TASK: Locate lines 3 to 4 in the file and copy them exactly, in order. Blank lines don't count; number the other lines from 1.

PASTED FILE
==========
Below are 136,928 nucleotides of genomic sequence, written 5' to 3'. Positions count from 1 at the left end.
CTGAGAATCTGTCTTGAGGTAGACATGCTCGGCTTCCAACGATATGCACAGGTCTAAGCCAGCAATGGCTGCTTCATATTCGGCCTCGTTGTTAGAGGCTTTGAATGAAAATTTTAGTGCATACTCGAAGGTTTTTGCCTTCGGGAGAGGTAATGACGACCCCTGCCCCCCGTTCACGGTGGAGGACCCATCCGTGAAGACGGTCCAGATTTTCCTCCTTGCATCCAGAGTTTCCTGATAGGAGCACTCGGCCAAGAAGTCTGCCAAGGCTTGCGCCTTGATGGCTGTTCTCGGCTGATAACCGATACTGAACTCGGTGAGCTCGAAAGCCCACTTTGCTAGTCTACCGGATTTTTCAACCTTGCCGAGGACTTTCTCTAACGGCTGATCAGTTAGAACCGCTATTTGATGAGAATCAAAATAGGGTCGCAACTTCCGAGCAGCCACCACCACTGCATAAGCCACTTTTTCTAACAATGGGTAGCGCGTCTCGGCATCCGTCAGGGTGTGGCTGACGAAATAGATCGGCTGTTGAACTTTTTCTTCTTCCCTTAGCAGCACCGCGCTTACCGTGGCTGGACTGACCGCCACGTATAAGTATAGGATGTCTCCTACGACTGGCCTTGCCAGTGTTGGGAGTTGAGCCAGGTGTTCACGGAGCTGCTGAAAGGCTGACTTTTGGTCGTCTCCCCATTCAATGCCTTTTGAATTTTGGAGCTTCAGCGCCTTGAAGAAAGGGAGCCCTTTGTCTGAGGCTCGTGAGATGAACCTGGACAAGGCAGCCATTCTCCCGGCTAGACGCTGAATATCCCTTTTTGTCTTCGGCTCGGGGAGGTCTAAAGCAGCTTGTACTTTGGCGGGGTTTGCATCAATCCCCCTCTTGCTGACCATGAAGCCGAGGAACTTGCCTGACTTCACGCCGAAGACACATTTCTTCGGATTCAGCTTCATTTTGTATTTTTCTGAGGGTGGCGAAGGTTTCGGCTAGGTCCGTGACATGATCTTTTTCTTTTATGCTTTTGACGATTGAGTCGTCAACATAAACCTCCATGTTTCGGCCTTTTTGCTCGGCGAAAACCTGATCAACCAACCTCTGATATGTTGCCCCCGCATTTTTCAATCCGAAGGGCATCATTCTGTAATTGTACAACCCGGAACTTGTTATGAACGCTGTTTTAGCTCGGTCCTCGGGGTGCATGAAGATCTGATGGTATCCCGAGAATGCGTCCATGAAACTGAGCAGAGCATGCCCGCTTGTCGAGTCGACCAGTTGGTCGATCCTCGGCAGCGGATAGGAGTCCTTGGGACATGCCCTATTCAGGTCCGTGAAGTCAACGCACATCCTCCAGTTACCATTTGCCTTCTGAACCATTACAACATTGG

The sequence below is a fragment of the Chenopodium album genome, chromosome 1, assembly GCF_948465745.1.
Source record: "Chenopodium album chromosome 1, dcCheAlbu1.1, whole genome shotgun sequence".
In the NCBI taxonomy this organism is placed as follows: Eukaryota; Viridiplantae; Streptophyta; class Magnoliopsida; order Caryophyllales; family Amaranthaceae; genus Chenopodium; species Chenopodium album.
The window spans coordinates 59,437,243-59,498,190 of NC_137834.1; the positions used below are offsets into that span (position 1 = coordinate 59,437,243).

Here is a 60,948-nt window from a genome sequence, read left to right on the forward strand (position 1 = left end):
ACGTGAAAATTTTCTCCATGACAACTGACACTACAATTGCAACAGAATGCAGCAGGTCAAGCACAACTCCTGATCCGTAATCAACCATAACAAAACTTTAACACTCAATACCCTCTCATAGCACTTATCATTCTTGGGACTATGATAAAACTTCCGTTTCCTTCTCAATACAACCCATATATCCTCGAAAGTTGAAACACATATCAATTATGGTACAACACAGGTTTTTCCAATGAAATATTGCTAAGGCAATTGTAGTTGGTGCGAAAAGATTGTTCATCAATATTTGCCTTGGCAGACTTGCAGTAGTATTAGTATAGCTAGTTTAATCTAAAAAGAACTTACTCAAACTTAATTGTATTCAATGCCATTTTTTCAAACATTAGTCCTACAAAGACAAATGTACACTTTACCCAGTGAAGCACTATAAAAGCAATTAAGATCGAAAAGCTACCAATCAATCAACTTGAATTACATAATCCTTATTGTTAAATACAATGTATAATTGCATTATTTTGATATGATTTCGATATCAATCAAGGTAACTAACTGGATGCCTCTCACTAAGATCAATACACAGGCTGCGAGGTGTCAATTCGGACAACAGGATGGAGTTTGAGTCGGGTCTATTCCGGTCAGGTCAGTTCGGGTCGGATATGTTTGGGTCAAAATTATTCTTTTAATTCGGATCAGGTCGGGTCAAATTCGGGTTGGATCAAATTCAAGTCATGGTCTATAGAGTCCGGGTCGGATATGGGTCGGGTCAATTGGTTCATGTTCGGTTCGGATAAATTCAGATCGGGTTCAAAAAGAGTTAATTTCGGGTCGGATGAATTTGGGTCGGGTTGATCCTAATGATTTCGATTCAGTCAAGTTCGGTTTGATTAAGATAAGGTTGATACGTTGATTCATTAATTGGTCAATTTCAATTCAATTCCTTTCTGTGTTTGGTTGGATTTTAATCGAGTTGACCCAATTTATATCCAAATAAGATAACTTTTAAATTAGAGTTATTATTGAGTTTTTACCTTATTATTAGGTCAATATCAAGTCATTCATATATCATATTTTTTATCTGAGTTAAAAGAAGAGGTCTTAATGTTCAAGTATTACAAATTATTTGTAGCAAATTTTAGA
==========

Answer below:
The sequence below is a fragment of the Chenopodium album genome, chromosome 1, assembly GCF_948465745.1.
Source record: "Chenopodium album chromosome 1, dcCheAlbu1.1, whole genome shotgun sequence".